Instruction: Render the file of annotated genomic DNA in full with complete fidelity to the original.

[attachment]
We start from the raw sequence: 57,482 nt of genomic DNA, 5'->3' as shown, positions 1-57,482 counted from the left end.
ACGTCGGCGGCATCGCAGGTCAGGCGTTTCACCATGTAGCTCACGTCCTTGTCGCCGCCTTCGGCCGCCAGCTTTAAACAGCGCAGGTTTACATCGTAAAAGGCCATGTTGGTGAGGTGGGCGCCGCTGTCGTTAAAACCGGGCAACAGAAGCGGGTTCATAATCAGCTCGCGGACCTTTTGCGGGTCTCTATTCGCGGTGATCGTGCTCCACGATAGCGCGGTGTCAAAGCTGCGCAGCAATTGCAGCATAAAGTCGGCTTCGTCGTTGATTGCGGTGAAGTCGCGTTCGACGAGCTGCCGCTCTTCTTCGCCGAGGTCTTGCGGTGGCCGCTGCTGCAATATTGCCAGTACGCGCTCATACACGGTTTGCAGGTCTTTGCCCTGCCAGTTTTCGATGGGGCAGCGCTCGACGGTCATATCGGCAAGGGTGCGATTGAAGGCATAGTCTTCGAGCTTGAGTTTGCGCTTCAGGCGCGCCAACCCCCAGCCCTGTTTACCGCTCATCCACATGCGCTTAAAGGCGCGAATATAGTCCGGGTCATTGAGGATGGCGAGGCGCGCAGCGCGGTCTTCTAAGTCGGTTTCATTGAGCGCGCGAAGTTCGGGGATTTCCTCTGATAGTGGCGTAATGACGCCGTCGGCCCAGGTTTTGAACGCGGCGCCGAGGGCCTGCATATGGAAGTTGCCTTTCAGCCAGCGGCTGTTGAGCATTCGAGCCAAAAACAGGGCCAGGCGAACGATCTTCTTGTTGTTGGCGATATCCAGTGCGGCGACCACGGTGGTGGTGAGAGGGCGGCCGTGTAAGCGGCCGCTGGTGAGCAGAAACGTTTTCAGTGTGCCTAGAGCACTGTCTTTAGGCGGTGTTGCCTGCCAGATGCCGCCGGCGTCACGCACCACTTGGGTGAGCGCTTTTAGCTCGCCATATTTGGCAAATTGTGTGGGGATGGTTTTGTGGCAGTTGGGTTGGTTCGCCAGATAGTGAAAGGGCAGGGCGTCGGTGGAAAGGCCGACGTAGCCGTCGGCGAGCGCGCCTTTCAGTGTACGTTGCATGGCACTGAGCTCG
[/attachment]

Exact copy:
We start from the raw sequence: 57,482 nt of genomic DNA, 5'->3' as shown, positions 1-57,482 counted from the left end.
ACGTCGGCGGCATCGCAGGTCAGGCGTTTCACCATGTAGCTCACGTCCTTGTCGCCGCCTTCGGCCGCCAGCTTTAAACAGCGCAGGTTTACATCGTAAAAGGCCATGTTGGTGAGGTGGGCGCCGCTGTCGTTAAAACCGGGCAACAGAAGCGGGTTCATAATCAGCTCGCGGACCTTTTGCGGGTCTCTATTCGCGGTGATCGTGCTCCACGATAGCGCGGTGTCAAAGCTGCGCAGCAATTGCAGCATAAAGTCGGCTTCGTCGTTGATTGCGGTGAAGTCGCGTTCGACGAGCTGCCGCTCTTCTTCGCCGAGGTCTTGCGGTGGCCGCTGCTGCAATATTGCCAGTACGCGCTCATACACGGTTTGCAGGTCTTTGCCCTGCCAGTTTTCGATGGGGCAGCGCTCGACGGTCATATCGGCAAGGGTGCGATTGAAGGCATAGTCTTCGAGCTTGAGTTTGCGCTTCAGGCGCGCCAACCCCCAGCCCTGTTTACCGCTCATCCACATGCGCTTAAAGGCGCGAATATAGTCCGGGTCATTGAGGATGGCGAGGCGCGCAGCGCGGTCTTCTAAGTCGGTTTCATTGAGCGCGCGAAGTTCGGGGATTTCCTCTGATAGTGGCGTAATGACGCCGTCGGCCCAGGTTTTGAACGCGGCGCCGAGGGCCTGCATATGGAAGTTGCCTTTCAGCCAGCGGCTGTTGAGCATTCGAGCCAAAAACAGGGCCAGGCGAACGATCTTCTTGTTGTTGGCGATATCCAGTGCGGCGACCACGGTGGTGGTGAGAGGGCGGCCGTGTAAGCGGCCGCTGGTGAGCAGAAACGTTTTCAGTGTGCCTAGAGCACTGTCTTTAGGCGGTGTTGCCTGCCAGATGCCGCCGGCGTCACGCACCACTTGGGTGAGCGCTTTTAGCTCGCCATATTTGGCAAATTGTGTGGGGATGGTTTTGTGGCAGTTGGGTTGGTTCGCCAGATAGTGAAAGGGCAGGGCGTCGGTGGAAAGGCCGACGTAGCCGTCGGCGAGCGCGCCTTTCAGTGTACGTTGCATGGCACTGAGCTCG